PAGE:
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28 February 2024

University of Galway projects join SFI Discover Programme to promote STEM

Three University of Galway public engagement and education outreach initiatives have been awarded funding through Science Foundation Ireland’s Discover Programme.   The projects are among 38 being supported with €5million investment announced by Minister for Further and Higher Education, Research, Innovation and Science, Simon Harris T.D., and Minister for Education, Norma Foley T.D. to encourage understanding of science, technology, engineering and mathematics (STEM).   The funding will create greater public awareness of the impact of STEM on society and everyday life, generate opportunities for dialogue and encourage diversity in STEM-related disciplines.   Professor Jim Livesey, Vice-President for Research and Innovation at University of Galway, said: “Outreach and public engagement are integral to research at University of Galway and these innovative projects will help generate enthusiasm for STEM while inspiring young people to aspire to careers in the sciences. I thank Science Foundation Ireland for their continued support of these programmes and look forward to the events and activities that are planned.”   University of Galway’s funded projects include:   ReelLIFE SCIENCE ReelLIFE SCIENCE is a cross-border public engagement programme, which encourages young people and the public to discover more about STEM and its impact on individuals, society and the environment, while at the same time developing participants’ creativity, communication and digital skills.  Young people from primary schools, secondary schools and youth organisations are challenged to research a STEM topic and communicate it for the public via an engaging and educational 3-minute video. The best videos are awarded prizes of €1,000 and are screened for the public at the Galway Science and Technology Festival, at other public events, and online.  Led by Dr Enda O’Connell, ReelLIFE SCIENCE has enabled more than 23,000 young people from across the island of Ireland to directly engage with STEM in a novel way. The videos produced have had a secondary audience of over 570,000 online and at public screenings, increasing the public’s knowledge and engagement with science and technology.  Empathy Detectives The Empathy Detectives project is a collaboration between CÚRAM, the SFI Research Centre for Medical Devices hosted by University of Galway, and the University’s Ideas Lab and PPI Ignite Network, and patient representative Cameron Keighron, a member of the D1 Now Young Adult Panel, which aims to improve engagement between young adults with Type 1 Diabetes and their healthcare providers.   Led by Professor Abhay Pandit, the project will convene a patient panel to work alongside the project team to create 'empathy kits'; a series of short experiences that create empathy and understanding about the lived experience of diabetes for public audiences, with a particular focus on junior cycle students and families. These kits will be made available at Galway City Museum, through CÚRAM's public exhibit 'SUPERHUMAN' which is housed there. The kit will be co-created, tested and evaluated with a view to establishing a model for creation of further empathy kits representing chronic conditions targeted by current research at CÚRAM.    The project will deliver a series of design workshops that will incorporate the empathy kit experience and facilitate participants to use design thinking exercises to generate creative ideas and solutions for chronic illnesses. Workshop audiences will include teachers, students, researchers, patient groups and families. Key to the success of the project will be the involvement of patients, researchers and clinicians in the design of the empathy experience. The end goal of the project is to create meaningful educational resources that encourage and develop empathy alongside innovation, and that relate directly to the junior cycle science curriculum. START To Discover: Fuelling curiosity with trials and scientist interactionSTART To Discover aims to make STEM learning engaging and accessible for all primary school children in Ireland, fuelling a new generation of scientific curiosity and discovery. The project builds on two successful projects by University of Galway - the ‘START (Schools Teaching Awareness of Randomised Trials) Competition’ and the 'Meet the Scientist Webinar Series'.    The 'Meet the Scientist Webinar Series' lets children interact with real scientists, hearing about their jobs and careers, asking questions, and learning about the different paths in STEM. These webinars encourage children to see themselves in these roles, sparking curiosity and ambition.   The 'START Competition' gives children the chance to become scientists themselves. They work together to create, carry out, and report on their own science experiments, learning about how research works and experiencing the excitement of discovery.   The project team, led by Dr Sandra Galvin, aim to bring in a wider range of professionals for the webinars, providing more resources for schools participating in the competition, and finding new ways to involve and inspire more children.    Ends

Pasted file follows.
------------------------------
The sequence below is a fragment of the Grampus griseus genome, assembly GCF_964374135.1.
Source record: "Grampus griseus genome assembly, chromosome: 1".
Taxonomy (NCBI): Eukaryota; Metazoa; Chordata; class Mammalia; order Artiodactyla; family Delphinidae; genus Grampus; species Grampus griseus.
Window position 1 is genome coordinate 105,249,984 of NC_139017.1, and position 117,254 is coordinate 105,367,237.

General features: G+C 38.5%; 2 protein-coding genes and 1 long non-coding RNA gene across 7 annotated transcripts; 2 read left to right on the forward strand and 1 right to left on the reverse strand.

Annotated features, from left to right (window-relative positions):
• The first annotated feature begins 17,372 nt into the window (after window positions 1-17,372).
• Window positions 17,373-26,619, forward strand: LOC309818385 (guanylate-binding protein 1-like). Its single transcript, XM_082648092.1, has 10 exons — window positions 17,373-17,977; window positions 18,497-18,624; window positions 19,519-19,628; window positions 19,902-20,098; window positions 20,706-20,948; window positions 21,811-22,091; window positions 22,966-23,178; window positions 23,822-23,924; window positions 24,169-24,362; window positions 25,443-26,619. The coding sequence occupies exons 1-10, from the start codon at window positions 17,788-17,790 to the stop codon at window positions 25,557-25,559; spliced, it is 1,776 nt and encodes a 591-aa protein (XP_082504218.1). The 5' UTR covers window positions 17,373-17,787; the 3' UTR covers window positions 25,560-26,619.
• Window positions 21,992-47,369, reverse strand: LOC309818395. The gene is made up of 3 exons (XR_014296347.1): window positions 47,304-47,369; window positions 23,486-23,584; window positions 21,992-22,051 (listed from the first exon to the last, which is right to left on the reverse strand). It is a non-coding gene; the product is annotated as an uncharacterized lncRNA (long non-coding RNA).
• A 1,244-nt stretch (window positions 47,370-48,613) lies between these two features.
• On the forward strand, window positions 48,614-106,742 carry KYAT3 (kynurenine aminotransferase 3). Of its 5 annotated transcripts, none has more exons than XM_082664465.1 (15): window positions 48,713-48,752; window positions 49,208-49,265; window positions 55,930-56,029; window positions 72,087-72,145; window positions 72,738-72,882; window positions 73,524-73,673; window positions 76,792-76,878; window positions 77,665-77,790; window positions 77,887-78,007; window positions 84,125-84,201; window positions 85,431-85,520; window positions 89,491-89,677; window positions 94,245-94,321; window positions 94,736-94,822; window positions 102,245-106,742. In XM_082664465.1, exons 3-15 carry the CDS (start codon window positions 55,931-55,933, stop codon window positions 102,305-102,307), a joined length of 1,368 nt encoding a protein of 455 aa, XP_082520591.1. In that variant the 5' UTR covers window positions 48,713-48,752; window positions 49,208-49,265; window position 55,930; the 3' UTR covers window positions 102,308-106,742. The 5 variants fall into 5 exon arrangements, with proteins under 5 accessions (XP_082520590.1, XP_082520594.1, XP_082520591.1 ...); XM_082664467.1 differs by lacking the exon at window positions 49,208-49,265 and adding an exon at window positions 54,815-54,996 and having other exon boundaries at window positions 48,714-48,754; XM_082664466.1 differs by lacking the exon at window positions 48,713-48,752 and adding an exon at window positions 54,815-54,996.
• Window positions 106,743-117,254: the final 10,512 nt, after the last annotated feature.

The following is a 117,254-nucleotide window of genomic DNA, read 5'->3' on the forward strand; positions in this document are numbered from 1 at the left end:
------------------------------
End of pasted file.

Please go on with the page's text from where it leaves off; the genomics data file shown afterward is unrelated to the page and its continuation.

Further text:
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27 February 2024

Minister Harris confirms University of Galway’s legal name

The new legal name of University of Galway has been formally announced – in Irish it is Ollscoil na Gaillimhe, and in English it is University of Galway.  The change was confirmed by order of the Minister for Further and Higher Education, Research, Innovation and Science, Simon Harris T.D. and follows a rebrand in 2022. The new legal name came into effect on Wednesday February 21, 2024 and was announced today by being published in Iris Oifigiúil – the official gazette of the Government. Deputy President and Registrar of University of Galway, Professor Pól Ó Dochartaigh, announced the change in a message to staff: “I am delighted to be able to share the news of the change to our University’s legal name and I wish to acknowledge the support of Minister Harris in reaching this landmark date in our history and heritage.  “The University's legal name is now ‘Ollscoil na Gaillimhe’ in Irish and ‘University of Galway’ in English. As a university we remain committed to the principle of bilingualism illustrated by this new name.  “On behalf of the University I want to thank everyone who has played a part in the journey to the new name. We would also like to acknowledge all those outside of our University community who have supported and continue to support our efforts to establish an identity with such a close bond to our place.” Ends